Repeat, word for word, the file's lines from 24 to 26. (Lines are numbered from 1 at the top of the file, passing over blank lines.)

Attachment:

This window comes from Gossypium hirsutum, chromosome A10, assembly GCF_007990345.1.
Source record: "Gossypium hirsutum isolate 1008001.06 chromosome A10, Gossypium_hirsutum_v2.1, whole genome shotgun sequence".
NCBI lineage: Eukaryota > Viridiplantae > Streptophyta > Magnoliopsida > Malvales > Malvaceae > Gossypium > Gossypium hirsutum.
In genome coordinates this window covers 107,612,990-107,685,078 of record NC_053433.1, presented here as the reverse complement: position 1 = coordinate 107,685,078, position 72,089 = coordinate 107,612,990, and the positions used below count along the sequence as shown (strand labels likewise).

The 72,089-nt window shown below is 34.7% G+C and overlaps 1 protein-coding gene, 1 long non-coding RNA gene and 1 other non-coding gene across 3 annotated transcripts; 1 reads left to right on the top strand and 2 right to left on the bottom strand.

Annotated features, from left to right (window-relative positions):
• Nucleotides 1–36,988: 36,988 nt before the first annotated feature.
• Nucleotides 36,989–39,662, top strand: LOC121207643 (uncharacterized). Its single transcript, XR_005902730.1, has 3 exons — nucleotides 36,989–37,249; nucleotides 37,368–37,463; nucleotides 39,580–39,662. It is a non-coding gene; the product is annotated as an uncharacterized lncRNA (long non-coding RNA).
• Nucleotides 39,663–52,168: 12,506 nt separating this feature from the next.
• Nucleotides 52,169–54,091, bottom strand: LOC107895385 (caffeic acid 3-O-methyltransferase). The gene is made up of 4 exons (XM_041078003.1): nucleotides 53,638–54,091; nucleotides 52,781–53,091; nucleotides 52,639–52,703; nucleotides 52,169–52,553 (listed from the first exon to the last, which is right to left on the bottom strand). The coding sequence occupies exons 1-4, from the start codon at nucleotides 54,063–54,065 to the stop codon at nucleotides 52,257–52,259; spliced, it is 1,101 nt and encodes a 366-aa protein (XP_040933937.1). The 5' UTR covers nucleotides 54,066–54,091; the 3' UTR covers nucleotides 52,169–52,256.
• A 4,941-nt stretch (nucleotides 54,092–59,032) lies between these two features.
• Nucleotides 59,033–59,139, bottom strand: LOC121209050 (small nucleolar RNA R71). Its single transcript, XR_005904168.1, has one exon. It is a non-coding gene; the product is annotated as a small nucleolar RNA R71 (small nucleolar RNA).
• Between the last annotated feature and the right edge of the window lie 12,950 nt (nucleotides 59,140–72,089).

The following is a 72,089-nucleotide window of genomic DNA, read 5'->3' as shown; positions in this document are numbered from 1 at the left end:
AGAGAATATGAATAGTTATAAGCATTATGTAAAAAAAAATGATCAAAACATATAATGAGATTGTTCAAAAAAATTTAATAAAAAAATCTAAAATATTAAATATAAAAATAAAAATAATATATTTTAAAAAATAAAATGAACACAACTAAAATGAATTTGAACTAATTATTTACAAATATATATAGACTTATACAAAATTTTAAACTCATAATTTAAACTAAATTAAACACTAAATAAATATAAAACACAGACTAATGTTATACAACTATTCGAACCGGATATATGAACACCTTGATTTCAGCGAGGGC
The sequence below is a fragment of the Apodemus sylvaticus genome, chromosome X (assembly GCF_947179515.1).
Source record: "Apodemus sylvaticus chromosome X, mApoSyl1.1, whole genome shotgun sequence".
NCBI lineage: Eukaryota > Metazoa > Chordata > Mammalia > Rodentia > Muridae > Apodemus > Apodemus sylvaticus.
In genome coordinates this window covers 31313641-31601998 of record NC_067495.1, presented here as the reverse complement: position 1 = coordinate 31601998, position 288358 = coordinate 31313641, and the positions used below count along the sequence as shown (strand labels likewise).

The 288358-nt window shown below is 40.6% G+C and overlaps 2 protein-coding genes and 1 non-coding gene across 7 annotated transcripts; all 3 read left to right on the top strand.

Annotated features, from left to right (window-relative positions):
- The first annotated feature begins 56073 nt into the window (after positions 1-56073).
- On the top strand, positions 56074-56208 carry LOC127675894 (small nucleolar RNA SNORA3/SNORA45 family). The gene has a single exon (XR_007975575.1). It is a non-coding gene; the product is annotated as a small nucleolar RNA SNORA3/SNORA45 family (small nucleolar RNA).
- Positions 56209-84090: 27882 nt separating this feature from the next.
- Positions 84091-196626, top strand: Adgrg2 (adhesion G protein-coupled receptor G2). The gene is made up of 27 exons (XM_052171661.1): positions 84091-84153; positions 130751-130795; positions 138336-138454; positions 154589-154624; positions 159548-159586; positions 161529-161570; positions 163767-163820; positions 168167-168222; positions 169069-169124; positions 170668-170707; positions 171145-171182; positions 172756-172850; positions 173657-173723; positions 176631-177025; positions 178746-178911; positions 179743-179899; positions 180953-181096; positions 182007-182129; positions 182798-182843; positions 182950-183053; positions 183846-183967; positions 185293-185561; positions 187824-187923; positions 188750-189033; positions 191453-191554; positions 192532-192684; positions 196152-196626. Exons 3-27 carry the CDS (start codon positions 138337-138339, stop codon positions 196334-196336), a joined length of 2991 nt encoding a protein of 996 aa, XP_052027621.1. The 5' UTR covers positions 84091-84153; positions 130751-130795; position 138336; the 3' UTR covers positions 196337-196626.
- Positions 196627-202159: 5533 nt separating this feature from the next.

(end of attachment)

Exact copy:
- Positions 56209-84090: 27882 nt separating this feature from the next.
- Positions 84091-196626, top strand: Adgrg2 (adhesion G protein-coupled receptor G2). The gene is made up of 27 exons (XM_052171661.1): positions 84091-84153; positions 130751-130795; positions 138336-138454; positions 154589-154624; positions 159548-159586; positions 161529-161570; positions 163767-163820; positions 168167-168222; positions 169069-169124; positions 170668-170707; positions 171145-171182; positions 172756-172850; positions 173657-173723; positions 176631-177025; positions 178746-178911; positions 179743-179899; positions 180953-181096; positions 182007-182129; positions 182798-182843; positions 182950-183053; positions 183846-183967; positions 185293-185561; positions 187824-187923; positions 188750-189033; positions 191453-191554; positions 192532-192684; positions 196152-196626. Exons 3-27 carry the CDS (start codon positions 138337-138339, stop codon positions 196334-196336), a joined length of 2991 nt encoding a protein of 996 aa, XP_052027621.1. The 5' UTR covers positions 84091-84153; positions 130751-130795; position 138336; the 3' UTR covers positions 196337-196626.
- Positions 196627-202159: 5533 nt separating this feature from the next.